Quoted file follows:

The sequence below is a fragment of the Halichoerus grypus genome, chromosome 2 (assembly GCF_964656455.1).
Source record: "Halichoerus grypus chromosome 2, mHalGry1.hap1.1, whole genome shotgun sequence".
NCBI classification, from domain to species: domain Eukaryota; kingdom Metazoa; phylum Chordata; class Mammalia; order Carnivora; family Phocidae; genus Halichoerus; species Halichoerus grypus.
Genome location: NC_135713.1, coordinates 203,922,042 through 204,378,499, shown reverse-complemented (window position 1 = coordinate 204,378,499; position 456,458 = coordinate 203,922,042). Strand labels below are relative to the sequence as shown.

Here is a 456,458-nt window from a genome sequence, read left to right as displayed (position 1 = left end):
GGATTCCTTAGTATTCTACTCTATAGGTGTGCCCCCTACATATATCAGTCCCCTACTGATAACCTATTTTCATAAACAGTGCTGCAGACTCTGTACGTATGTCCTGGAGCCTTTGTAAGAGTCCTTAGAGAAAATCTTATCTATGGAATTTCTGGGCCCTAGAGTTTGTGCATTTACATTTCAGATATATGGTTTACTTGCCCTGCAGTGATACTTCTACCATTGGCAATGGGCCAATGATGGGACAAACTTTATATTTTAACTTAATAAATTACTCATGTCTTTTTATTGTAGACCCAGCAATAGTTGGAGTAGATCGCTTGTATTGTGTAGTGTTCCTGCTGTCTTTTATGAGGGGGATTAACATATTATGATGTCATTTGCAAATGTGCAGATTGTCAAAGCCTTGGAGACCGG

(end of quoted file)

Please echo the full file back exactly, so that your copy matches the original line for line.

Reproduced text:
The sequence below is a fragment of the Halichoerus grypus genome, chromosome 2 (assembly GCF_964656455.1).
Source record: "Halichoerus grypus chromosome 2, mHalGry1.hap1.1, whole genome shotgun sequence".
NCBI classification, from domain to species: domain Eukaryota; kingdom Metazoa; phylum Chordata; class Mammalia; order Carnivora; family Phocidae; genus Halichoerus; species Halichoerus grypus.
Genome location: NC_135713.1, coordinates 203,922,042 through 204,378,499, shown reverse-complemented (window position 1 = coordinate 204,378,499; position 456,458 = coordinate 203,922,042). Strand labels below are relative to the sequence as shown.

Here is a 456,458-nt window from a genome sequence, read left to right as displayed (position 1 = left end):
GGATTCCTTAGTATTCTACTCTATAGGTGTGCCCCCTACATATATCAGTCCCCTACTGATAACCTATTTTCATAAACAGTGCTGCAGACTCTGTACGTATGTCCTGGAGCCTTTGTAAGAGTCCTTAGAGAAAATCTTATCTATGGAATTTCTGGGCCCTAGAGTTTGTGCATTTACATTTCAGATATATGGTTTACTTGCCCTGCAGTGATACTTCTACCATTGGCAATGGGCCAATGATGGGACAAACTTTATATTTTAACTTAATAAATTACTCATGTCTTTTTATTGTAGACCCAGCAATAGTTGGAGTAGATCGCTTGTATTGTGTAGTGTTCCTGCTGTCTTTTATGAGGGGGATTAACATATTATGATGTCATTTGCAAATGTGCAGATTGTCAAAGCCTTGGAGACCGG